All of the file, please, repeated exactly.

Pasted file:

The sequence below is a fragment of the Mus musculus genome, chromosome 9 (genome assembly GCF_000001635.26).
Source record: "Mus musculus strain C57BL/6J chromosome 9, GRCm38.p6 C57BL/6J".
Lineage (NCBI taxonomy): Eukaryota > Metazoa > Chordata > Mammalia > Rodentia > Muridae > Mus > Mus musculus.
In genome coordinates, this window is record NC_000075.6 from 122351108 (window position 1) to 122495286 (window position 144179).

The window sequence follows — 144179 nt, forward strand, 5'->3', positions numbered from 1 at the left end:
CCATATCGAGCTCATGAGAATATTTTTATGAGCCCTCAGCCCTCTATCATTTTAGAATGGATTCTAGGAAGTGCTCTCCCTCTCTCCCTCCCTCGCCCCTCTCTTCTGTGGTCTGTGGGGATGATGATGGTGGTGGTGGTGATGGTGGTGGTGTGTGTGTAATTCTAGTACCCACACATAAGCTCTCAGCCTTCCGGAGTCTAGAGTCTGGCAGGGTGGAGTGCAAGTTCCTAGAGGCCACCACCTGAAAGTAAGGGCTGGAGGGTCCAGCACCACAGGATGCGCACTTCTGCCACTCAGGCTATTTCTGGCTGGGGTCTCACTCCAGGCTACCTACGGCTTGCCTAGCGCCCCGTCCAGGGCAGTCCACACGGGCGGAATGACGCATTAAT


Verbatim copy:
The sequence below is a fragment of the Mus musculus genome, chromosome 9 (genome assembly GCF_000001635.26).
Source record: "Mus musculus strain C57BL/6J chromosome 9, GRCm38.p6 C57BL/6J".
Lineage (NCBI taxonomy): Eukaryota > Metazoa > Chordata > Mammalia > Rodentia > Muridae > Mus > Mus musculus.
In genome coordinates, this window is record NC_000075.6 from 122351108 (window position 1) to 122495286 (window position 144179).

The window sequence follows — 144179 nt, forward strand, 5'->3', positions numbered from 1 at the left end:
CCATATCGAGCTCATGAGAATATTTTTATGAGCCCTCAGCCCTCTATCATTTTAGAATGGATTCTAGGAAGTGCTCTCCCTCTCTCCCTCCCTCGCCCCTCTCTTCTGTGGTCTGTGGGGATGATGATGGTGGTGGTGGTGATGGTGGTGGTGTGTGTGTAATTCTAGTACCCACACATAAGCTCTCAGCCTTCCGGAGTCTAGAGTCTGGCAGGGTGGAGTGCAAGTTCCTAGAGGCCACCACCTGAAAGTAAGGGCTGGAGGGTCCAGCACCACAGGATGCGCACTTCTGCCACTCAGGCTATTTCTGGCTGGGGTCTCACTCCAGGCTACCTACGGCTTGCCTAGCGCCCCGTCCAGGGCAGTCCACACGGGCGGAATGACGCATTAAT